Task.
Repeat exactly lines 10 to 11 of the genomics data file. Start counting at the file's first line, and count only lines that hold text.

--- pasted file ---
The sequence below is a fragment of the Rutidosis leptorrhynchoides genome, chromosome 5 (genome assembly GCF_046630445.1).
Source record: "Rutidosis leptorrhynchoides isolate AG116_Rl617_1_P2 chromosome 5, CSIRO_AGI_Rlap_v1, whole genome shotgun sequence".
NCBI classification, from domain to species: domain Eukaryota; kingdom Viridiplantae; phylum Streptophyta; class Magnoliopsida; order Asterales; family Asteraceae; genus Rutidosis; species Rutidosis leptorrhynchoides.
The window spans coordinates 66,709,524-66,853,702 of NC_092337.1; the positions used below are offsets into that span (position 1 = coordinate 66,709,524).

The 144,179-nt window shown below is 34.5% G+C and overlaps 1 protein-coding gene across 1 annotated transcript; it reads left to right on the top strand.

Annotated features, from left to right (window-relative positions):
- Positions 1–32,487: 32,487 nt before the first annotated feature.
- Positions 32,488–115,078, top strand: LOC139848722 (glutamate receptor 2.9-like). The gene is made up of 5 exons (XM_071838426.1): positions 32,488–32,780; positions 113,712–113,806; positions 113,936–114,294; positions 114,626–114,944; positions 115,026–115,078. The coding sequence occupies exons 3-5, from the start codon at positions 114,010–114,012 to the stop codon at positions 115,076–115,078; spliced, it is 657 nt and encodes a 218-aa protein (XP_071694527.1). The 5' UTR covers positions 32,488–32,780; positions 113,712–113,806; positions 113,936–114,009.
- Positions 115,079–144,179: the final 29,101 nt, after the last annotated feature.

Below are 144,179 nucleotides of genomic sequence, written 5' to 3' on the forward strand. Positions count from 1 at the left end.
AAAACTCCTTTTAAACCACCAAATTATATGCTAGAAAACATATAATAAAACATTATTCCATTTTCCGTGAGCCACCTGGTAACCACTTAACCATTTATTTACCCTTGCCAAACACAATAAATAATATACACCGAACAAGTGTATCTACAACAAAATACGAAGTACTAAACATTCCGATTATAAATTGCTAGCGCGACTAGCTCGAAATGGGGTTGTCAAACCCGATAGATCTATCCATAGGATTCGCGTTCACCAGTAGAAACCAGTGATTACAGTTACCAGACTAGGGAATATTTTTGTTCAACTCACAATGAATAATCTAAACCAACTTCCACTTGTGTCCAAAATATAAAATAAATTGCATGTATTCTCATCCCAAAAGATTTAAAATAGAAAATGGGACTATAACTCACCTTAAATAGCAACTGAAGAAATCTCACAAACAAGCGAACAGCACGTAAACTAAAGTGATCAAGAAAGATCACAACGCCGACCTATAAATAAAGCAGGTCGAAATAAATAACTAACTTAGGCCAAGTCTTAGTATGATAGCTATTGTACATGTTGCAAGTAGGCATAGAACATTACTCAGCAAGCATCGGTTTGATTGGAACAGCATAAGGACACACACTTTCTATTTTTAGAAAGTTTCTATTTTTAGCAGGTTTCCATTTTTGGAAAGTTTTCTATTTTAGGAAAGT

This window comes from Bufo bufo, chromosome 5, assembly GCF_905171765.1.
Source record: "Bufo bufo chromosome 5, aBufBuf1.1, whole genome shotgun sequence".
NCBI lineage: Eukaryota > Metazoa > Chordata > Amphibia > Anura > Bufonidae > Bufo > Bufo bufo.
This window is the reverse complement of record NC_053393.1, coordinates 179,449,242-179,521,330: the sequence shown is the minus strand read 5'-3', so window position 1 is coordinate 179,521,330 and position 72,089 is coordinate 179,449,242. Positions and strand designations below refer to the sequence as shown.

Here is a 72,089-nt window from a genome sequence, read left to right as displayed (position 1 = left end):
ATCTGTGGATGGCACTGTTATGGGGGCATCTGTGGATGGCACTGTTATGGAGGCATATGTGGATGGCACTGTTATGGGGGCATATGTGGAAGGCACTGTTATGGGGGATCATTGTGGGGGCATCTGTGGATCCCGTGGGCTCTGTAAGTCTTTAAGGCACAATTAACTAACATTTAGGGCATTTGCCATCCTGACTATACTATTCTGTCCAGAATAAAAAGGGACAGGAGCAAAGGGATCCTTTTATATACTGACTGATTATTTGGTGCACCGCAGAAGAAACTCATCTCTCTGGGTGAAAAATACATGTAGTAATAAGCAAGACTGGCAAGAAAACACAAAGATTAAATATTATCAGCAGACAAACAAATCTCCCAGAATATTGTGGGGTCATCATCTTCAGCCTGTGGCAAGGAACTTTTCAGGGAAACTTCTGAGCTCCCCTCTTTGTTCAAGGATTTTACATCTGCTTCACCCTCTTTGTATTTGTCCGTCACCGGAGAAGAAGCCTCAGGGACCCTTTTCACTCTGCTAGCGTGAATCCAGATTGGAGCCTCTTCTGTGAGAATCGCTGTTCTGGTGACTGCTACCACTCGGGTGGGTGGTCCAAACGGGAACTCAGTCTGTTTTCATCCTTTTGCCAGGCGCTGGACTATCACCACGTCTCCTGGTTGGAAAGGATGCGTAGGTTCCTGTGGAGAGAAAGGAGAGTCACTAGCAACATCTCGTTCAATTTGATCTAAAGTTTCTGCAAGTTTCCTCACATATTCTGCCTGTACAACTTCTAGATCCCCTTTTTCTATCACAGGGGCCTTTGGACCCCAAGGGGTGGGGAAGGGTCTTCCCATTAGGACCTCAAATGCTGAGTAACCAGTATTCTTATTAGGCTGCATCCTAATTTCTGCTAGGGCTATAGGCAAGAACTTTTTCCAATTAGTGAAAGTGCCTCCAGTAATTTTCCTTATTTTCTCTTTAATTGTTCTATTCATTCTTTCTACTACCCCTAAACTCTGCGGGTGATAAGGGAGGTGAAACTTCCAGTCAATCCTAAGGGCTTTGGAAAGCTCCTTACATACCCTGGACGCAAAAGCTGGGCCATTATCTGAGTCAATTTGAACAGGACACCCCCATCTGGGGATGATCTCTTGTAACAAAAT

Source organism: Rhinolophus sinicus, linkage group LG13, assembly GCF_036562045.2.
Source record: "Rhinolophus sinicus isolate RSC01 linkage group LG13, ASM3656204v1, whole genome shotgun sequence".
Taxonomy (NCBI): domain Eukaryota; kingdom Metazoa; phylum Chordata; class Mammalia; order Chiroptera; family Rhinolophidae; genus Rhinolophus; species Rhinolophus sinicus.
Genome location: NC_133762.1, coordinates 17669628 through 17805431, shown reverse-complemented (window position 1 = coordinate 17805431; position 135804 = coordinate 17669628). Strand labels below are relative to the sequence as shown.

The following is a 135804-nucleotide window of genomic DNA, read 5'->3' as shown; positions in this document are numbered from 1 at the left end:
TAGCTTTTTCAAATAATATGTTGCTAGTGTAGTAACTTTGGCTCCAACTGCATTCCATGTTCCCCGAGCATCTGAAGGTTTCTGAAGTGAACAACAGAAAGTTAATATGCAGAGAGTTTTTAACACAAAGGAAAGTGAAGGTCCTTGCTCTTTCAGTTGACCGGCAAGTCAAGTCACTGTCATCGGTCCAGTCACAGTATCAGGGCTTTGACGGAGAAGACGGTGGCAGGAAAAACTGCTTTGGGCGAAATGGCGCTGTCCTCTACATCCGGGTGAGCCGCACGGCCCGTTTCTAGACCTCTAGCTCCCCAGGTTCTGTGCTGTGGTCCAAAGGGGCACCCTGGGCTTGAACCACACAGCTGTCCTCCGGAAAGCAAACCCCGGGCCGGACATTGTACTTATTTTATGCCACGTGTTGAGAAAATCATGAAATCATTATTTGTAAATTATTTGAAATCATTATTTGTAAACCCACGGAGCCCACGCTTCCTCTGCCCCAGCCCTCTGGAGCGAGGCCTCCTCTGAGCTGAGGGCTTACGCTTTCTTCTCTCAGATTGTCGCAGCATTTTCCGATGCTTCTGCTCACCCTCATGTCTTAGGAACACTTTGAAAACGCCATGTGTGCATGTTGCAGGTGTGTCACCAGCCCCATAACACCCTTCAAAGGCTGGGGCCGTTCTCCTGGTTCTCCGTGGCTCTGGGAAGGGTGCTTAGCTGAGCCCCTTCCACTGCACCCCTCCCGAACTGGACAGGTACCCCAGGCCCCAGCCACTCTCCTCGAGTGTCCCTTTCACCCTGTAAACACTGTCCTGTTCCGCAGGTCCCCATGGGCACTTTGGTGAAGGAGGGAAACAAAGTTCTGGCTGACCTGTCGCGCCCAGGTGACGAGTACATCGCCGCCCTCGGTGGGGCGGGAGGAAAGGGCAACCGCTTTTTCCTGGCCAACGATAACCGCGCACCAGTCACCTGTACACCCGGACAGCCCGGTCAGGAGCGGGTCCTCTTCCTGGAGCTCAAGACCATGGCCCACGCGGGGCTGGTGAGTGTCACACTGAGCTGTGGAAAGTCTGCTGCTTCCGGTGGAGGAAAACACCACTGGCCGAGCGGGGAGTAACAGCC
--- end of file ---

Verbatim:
Below are 144,179 nucleotides of genomic sequence, written 5' to 3' on the forward strand. Positions count from 1 at the left end.
AAAACTCCTTTTAAACCACCAAATTATATGCTAGAAAACATATAATAAAACATTATTCCATTTTCCGTGAGCCACCTGGTAACCACTTAACCATTTATTTACCCTTGCCAAACACAATAAATAATATACACCGAACAAGTGTATCTACAACAAAATACGAAGTACTAAACATTCCGATTATAAATTGCTAGCGCGACTAGCTCGAAATGGGGTTGTCAAACCCGATAGATCTATCCATAGGATTCGCGTTCACCAGTAGAAACCAGTGATTACAGTTACCAGACTAGGGAATATTTTTGTTCAACTCACAATGAATAATCTAAACCAACTTCCACTTGTGTCCAAAATATAAAATAAATTGCATGTATTCTCATCCCAAAAGATTTAAAATAGAAAATGGGACTATAACTCACCTTAAATAGCAACTGAAGAAATCTCACAAACAAGCGAACAGCACGTAAACTAAAGTGATCAAGAAAGATCACAACGCCGACCTATAAATAAAGCAGGTCGAAATAAATAACTAACTTAGGCCAAGTCTTAGTATGATAGCTATTGTACATGTTGCAAGTAGGCATAGAACATTACTCAGCAAGCATCGGTTTGATTGGAACAGCATAAGGACACACACTTTCTATTTTTAGAAAGTTTCTATTTTTAGCAGGTTTCCATTTTTGGAAAGTTTTCTATTTTAGGAAAGT